Temenos open mic provides platform for short stories, poetry readings
A small group came together Wednesday night in Charles V. Park Library Baber Room to listen and share their short story fiction and poetry creations at Temenos second annual open mic night.
Temenos has been the graduate student writing publication at Central Michigan University since 2000. Temenos Editor-In-Chief Zachary Riddle started the event with an introduction as to what Temenos is.
The first reader of the night was Abigail Hollingsworth, former editor-in-chief of Temenos and a CMU alumna from Lexington, Michigan. She read her short story titled “The Race.”
Hollingsworth returned to CMU to read some of her creations, to support the publication she once worked for and to listen to other people's stories and poetry.
“Writing was an escape for me when I was growing up. I loved to daydream and my mom suggested writing these daydreams down” said the 27-year-old Hollingsworth, who has been writing since the sixth grade.
Some students read poetry pieces by other authors that they enjoyed, and some were short poetry they created themselves. Others read pieces of their short stories, or even the whole short story.
Riddle also read his own piece, a short story titled “The Wolf Man” which tells the tale of a man who “has hair everywhere — in all the odd places.”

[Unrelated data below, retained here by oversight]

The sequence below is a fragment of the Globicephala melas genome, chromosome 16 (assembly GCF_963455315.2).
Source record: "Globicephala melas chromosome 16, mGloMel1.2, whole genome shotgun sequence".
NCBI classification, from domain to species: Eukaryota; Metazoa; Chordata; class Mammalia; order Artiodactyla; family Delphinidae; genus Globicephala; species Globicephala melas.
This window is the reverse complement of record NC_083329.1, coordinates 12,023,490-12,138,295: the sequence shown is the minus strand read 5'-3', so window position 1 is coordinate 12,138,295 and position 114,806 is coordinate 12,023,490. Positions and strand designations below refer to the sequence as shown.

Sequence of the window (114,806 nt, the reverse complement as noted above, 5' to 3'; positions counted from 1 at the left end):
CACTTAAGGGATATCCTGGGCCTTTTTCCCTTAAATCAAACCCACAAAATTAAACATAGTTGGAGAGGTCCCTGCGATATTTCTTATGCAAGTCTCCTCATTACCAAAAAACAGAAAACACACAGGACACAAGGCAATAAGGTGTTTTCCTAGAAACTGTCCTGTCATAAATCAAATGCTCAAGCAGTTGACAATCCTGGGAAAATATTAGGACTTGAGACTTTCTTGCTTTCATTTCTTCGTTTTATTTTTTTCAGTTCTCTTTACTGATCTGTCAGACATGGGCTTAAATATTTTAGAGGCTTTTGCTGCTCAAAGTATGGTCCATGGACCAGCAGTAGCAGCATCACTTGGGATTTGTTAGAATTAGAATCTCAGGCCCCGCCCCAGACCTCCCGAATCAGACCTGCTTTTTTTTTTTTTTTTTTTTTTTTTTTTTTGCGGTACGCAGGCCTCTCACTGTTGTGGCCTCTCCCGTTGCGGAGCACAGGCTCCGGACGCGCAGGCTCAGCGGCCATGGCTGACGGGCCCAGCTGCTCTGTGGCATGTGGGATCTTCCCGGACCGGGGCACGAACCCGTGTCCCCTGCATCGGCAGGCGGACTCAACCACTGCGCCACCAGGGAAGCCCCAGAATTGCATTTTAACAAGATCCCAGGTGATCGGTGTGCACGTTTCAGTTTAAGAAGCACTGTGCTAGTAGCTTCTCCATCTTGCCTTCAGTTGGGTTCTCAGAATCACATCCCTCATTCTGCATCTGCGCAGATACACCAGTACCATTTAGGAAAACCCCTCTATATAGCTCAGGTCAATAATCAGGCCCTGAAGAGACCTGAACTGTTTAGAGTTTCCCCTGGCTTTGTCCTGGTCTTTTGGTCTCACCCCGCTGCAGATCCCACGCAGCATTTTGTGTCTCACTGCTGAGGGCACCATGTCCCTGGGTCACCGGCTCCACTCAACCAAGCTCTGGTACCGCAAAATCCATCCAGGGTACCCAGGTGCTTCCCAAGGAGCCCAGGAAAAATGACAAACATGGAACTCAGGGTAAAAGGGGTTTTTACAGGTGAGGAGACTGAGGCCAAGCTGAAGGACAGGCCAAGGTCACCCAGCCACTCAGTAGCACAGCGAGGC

Lake City graduate student Carrie Polega read her short story which told the story of a “button”. The story talks about experiences a man named Mark is having, through the “button’s” point of view. Polega said she wrote the story for her graduate fiction class.
“I put on a flannel shirt and that was it," Polega said. "That’s how I got the idea for the story.”
Polega has also been writing for a long time. Her favorite type of stories are short story fiction.
“When I was (age six or seven), my mom bought be a green notebook and I wrote stories about my brother and me," she said. "I used it sort of like a journal. I made up stories as long as I can remember.”
Temenos is currently accepting submissions for their Temenos Journal Spring 2017. The publication accepts poetry, fiction, creative non-fiction, art and photography. Students are encouraged to submit their work, but they do not have to be a graduate student or even a student at CMU.
More information about the publication can be found at: temenosjournal.com.